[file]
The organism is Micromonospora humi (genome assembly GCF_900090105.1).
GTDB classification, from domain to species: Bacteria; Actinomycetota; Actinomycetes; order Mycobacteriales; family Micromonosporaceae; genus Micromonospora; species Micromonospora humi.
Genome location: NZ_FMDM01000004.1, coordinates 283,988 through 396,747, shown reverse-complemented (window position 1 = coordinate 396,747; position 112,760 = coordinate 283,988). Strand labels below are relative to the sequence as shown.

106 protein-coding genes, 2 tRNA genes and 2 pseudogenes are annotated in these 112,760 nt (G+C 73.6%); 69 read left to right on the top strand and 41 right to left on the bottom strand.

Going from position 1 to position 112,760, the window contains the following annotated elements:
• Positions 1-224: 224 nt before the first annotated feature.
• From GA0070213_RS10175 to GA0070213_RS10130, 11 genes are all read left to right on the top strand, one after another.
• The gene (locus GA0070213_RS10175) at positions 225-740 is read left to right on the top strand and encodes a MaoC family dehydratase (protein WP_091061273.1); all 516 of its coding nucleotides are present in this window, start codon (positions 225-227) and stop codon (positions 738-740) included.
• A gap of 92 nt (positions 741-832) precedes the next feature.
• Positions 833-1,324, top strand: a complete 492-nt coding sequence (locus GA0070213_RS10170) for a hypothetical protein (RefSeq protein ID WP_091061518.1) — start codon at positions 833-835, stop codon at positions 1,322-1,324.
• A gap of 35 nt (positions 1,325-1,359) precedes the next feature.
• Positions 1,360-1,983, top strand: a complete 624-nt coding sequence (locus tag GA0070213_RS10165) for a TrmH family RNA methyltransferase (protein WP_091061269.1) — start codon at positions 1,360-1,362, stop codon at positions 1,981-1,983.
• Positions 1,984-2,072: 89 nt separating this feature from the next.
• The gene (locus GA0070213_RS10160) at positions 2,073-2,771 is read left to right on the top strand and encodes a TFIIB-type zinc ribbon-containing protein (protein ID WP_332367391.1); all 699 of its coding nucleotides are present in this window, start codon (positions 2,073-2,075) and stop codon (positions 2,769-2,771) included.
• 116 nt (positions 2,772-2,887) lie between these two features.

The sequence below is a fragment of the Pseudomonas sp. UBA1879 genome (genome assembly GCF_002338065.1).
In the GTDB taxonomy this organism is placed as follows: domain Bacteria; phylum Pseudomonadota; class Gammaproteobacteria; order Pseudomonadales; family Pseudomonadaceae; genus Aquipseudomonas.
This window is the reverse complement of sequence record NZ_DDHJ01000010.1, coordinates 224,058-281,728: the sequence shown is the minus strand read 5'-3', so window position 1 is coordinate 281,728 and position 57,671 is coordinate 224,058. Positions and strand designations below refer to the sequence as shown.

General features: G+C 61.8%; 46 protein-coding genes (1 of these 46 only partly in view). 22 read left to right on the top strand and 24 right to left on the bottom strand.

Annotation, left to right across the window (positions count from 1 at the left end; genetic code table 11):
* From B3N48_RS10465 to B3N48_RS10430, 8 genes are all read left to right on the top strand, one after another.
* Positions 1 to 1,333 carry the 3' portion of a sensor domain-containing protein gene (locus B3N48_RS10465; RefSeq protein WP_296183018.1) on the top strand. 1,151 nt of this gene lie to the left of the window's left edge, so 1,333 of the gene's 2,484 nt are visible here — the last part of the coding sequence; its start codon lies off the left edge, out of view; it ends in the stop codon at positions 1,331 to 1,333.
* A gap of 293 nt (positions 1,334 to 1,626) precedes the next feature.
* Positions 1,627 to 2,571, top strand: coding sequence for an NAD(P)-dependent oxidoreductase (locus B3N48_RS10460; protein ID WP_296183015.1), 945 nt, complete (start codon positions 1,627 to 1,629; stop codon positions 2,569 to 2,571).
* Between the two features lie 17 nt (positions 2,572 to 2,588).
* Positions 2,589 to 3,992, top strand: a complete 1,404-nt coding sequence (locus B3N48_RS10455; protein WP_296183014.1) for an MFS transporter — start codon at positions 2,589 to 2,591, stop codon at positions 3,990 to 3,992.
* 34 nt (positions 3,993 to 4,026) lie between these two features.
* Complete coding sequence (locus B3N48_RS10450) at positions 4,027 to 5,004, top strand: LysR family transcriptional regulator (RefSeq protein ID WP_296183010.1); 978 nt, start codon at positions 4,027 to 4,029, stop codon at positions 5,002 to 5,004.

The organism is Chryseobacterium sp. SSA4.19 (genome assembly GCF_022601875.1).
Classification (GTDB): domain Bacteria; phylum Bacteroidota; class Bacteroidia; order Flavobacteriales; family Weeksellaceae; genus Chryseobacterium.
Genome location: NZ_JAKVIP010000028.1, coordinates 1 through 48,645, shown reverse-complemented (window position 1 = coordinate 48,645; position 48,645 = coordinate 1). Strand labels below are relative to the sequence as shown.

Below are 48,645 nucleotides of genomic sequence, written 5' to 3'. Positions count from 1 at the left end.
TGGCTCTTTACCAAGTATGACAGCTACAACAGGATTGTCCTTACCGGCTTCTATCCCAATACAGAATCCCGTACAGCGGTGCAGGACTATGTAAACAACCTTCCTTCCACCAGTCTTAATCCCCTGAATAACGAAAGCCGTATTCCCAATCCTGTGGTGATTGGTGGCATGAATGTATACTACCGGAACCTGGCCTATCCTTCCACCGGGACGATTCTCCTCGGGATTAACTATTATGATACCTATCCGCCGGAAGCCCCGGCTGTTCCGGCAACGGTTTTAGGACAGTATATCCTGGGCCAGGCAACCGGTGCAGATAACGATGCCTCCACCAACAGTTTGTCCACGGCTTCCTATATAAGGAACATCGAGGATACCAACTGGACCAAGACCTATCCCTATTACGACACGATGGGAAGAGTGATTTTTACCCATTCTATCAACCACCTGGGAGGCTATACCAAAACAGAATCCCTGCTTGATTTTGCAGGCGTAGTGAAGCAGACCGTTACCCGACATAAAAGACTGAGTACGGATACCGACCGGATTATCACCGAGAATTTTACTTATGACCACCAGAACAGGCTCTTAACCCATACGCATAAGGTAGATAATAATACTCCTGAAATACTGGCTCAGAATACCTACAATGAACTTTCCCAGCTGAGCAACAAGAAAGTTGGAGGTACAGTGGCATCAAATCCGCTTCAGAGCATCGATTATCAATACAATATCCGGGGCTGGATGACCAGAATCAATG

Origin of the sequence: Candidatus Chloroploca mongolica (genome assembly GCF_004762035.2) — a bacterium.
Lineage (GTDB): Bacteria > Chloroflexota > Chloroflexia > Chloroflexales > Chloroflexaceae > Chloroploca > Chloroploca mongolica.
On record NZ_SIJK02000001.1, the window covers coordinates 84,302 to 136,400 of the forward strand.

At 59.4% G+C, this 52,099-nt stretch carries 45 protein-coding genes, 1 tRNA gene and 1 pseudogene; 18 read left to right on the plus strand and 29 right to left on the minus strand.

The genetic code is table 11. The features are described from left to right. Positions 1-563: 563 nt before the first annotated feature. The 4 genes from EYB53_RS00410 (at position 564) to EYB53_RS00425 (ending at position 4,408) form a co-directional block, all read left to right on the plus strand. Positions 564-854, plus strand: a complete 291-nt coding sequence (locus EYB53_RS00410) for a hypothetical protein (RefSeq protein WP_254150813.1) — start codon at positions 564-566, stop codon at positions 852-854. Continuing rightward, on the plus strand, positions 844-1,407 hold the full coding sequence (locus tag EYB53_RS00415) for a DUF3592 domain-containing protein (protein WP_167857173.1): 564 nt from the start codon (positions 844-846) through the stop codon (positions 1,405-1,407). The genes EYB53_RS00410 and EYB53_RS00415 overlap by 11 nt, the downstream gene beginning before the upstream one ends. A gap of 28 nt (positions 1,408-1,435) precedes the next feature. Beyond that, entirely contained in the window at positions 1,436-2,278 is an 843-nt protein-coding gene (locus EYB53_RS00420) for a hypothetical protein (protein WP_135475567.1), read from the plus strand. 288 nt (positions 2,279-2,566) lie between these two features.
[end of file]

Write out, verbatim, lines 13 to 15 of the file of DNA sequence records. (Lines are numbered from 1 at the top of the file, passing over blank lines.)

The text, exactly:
• Positions 1,984-2,072: 89 nt separating this feature from the next.
• The gene (locus GA0070213_RS10160) at positions 2,073-2,771 is read left to right on the top strand and encodes a TFIIB-type zinc ribbon-containing protein (protein ID WP_332367391.1); all 699 of its coding nucleotides are present in this window, start codon (positions 2,073-2,075) and stop codon (positions 2,769-2,771) included.
• 116 nt (positions 2,772-2,887) lie between these two features.